December 2, 2019

Sustainable turf is good business

BY KATERINA JORDAN Ph.D., UNIVERSITY OF GUELPH
 
Of all the turfgrass sectors, I feel lawncare operators face some of the greatest challenges. First and foremost, with most clients, the lawncare operator is only responsible for a relatively small portion of the actual turf management. In all other sectors, the turfgrass manager alone handles mowing, fertilizing, cultivation and pest control. In lawncare, however, mowing is most often handled by homeowners. This creates a very difficult situation for the lawncare operator, as mowing affects so many aspects of turfgrass health, so lawn turf managers end up using the limited time they have on each property to fix issues, rather than to maintain healthy turf. Additionally, many lawn turf managers (especially in Ontario) are not allowed to use conventional pesticides on lawns. It has been 10 years since the Ontario cosmetic pesticide ban was passed. Although there have been numerous low-risk chemical and alternative management solutions for weeds, insects continue to be an issue on lawns, and there is very little lawn turf managers can do about them.
 
Professionals in the turfgrass industry have discussed the importance of Integrated Pest Management (IPM) for years now, but in reality, we need more sustainable turf management, especially in the lawncare sector. What do we mean by sustainability? Dictionary.com defines sustainability as “the quality of not being harmful to the environment or depleting natural resources, and thereby supporting long-term ecological balance.” Within the context of lawn turf management, sustainability would involve a turfgrass stand that can support itself with minimal inputs and resources, and ideally gives more to its environment than it takes. I am guessing most of you are quite familiar with the numerous environmental benefits well-maintained turfgrass stands can give, including reduced soil erosion, groundwater recharge, filtration of pollutants, and increased oxygen, just to name a few. One of the responsibilities of a turfgrass manager, regardless of sector, should be to maintain turf in a manner to emphasize the many benefits,, while potential negatives to the environment are minimized. Being a good turfgrass manager is a constant balancing act between the two, trying to maximize the benefits of turf and ensuring environmental, social and economic sustainability. This article outlines some methods that allow more sustainable lawncare programs, that hopefully lead to healthier turf over a long period of time.
 
As a lawncare operator, some basic practices you can do increase the sustainability of your clients’ lawns, although much depends on your clients doing their parts. The following list of recommendations will hopefully allow you to keep your clients’ properties well maintained throughout the season, and ideally lead to long-term, satisfied clients over the years:
  • Communicate with your client. For a homeowner to help you maintain a sustainable lawn, you must effectively communicate not only what they need to do, but to explain why. If your client is responsible for mowing, lay out specific instructions about mowing height and, even more importantly, frequency. Develop a pamphlet about the importance of obeying the one-third rule (make sure you know it yourself) and what the drawbacks of infrequent mowing can be, such as self-competition or thinning.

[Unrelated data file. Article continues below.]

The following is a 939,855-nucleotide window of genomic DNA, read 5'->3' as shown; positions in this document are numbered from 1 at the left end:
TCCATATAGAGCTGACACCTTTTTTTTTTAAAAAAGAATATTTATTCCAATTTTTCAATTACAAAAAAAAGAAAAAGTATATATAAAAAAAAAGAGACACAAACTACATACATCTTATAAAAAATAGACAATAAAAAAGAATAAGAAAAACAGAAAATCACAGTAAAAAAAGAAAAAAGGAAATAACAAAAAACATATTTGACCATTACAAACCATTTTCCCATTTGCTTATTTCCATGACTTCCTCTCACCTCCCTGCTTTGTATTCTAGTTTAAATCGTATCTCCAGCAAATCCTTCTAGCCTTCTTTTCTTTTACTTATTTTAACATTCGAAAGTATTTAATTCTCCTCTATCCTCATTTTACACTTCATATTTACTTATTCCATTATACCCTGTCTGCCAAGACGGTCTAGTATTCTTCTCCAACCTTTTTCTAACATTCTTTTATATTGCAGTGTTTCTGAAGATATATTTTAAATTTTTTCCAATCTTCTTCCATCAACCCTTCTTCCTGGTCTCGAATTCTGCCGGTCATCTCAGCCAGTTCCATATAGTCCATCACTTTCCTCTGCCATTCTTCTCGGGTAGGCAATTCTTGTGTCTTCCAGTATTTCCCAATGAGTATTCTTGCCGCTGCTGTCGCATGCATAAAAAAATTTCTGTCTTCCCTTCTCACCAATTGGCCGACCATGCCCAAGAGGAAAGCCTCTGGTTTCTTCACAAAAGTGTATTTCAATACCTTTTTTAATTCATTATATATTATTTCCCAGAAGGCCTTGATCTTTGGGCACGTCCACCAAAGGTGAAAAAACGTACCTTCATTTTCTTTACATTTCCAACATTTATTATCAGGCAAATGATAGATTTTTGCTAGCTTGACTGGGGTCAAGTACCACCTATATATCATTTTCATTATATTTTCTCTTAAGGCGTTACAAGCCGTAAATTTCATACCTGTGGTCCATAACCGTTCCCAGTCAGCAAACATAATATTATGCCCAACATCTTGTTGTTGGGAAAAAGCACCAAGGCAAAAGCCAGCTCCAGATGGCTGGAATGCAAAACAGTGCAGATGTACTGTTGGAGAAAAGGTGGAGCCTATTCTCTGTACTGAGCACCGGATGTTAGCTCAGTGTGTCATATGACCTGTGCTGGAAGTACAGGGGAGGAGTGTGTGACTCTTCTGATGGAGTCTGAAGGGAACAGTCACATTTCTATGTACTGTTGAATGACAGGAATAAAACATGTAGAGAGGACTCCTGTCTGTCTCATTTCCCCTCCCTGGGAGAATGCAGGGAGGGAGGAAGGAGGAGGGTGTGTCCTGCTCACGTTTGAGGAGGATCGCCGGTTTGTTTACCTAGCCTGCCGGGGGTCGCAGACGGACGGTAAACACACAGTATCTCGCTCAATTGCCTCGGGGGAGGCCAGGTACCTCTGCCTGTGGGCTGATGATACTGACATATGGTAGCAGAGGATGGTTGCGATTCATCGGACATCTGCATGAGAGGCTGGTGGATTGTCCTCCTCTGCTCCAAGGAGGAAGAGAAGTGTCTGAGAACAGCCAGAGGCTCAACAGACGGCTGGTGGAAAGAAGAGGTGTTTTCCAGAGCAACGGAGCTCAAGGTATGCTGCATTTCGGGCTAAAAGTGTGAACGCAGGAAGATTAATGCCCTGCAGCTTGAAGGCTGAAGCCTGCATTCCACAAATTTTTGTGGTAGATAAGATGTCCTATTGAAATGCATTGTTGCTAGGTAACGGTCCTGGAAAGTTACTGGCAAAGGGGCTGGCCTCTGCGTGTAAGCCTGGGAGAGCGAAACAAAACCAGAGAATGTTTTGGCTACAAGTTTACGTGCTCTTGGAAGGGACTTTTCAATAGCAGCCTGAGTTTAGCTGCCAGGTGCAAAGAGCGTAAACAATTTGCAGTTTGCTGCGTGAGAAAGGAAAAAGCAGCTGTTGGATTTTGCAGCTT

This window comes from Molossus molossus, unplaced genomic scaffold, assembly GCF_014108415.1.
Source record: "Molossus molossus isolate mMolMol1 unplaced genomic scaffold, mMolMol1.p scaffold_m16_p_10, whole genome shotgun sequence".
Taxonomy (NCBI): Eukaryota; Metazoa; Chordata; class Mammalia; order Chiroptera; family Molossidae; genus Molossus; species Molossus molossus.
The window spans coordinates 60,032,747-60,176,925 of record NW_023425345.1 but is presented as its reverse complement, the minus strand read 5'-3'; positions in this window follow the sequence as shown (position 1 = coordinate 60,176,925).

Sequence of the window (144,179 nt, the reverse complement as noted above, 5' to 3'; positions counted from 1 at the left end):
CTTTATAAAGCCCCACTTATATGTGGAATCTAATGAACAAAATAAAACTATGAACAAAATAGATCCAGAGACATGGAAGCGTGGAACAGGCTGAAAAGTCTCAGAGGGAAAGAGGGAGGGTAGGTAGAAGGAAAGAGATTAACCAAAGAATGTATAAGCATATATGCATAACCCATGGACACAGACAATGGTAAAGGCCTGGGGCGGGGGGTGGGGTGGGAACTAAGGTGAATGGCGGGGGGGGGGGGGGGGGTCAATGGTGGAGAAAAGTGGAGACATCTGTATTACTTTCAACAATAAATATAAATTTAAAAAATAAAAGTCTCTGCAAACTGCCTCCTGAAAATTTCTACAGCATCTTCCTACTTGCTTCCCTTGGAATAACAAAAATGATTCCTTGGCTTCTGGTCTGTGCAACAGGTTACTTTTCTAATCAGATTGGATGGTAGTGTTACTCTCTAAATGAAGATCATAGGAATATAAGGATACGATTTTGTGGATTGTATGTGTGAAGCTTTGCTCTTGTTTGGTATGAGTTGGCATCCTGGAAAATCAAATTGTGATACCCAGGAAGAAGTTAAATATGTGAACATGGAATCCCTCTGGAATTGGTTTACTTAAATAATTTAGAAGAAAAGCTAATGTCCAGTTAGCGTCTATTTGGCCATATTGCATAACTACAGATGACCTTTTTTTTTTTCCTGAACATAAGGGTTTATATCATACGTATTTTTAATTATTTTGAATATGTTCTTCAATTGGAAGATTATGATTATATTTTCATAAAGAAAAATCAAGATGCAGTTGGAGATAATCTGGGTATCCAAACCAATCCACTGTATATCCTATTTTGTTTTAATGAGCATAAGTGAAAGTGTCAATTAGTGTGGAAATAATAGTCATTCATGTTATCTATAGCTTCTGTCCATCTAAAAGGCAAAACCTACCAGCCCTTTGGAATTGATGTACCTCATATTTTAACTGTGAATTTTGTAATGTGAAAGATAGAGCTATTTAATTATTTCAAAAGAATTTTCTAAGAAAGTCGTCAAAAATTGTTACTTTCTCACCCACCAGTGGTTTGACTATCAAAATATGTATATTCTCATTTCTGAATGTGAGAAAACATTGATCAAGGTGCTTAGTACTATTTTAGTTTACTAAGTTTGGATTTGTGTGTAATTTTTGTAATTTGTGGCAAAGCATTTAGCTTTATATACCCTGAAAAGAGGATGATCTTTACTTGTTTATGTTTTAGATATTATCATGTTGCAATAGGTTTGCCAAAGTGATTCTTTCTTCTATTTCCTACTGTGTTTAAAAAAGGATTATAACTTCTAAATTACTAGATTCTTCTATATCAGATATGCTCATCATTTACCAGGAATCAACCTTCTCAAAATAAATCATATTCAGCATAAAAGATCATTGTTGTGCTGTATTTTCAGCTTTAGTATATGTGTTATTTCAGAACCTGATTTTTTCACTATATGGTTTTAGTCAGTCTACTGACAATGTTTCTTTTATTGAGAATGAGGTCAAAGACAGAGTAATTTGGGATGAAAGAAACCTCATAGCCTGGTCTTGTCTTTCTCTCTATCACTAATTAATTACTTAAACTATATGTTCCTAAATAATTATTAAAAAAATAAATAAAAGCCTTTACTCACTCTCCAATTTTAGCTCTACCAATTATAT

• Send soil for nutrient analysis prior to applying fertilizer. This ensures you add only what is needed, saving you money in the long run. 
  • Use high quality fertilizers containing a continuous slow-release source of nitrogen. Coated and controlled-release products are good options to maintain consistent colour and health.
  • Cultivate only as needed. Use a soil probe to determine compaction levels, root depth and thatch levels. If you don’t have one, get one and take it to each site. De-thatch and aerate as needed, to reduce conditions conducive to pests, maintain soil quality and enrich the living portion of the soil. Use healthy turf as a defense against pests. Weeds invade and take advantage of weak and bare areas, so by keeping turf healthy, you naturally out-compete weeds. Keeping thatch levels in check and encouraging deep root growth by maintaining healthy soil helps reduce insect populations and/or visible damage to the plant. Serious lawn diseases are rare, but insects can be very damaging; if you have no chemical options; maintaining a healthy turf stand is your best defense.
  • Overseed as needed. If a lawn is thin or struggling, slowly shift the species population to a more suitable grass, to give it a chance to thrive. If a property is heavily treed, overseed with a shade-tolerant species such as fine fescue. If an area has heavy traffic, overseed with a wear-tolerant species such as Kentucky bluegrass or perennial ryegrass. Take note of the surrounding area and use patterns, and use overseeding as a method to introduce species that are more suited to each environment on
  • the property.
  • Instruct homeowners to irrigate as needed and ensure that automatic systems are properly set up. Water deeply and infrequently throughout the season, to encourage deeper root growth and reduce the risk of soil compaction.
You may be well aware of these recommendations, but sometimes we are so focused on the bottom line, we don’t always take time to think about long-term effects of management practices. I hope this serves as a reminder of steps that you can take as a lawn turf manager to maintain sustainably healthy turf — and ultimately, long-term relationships with your clients.

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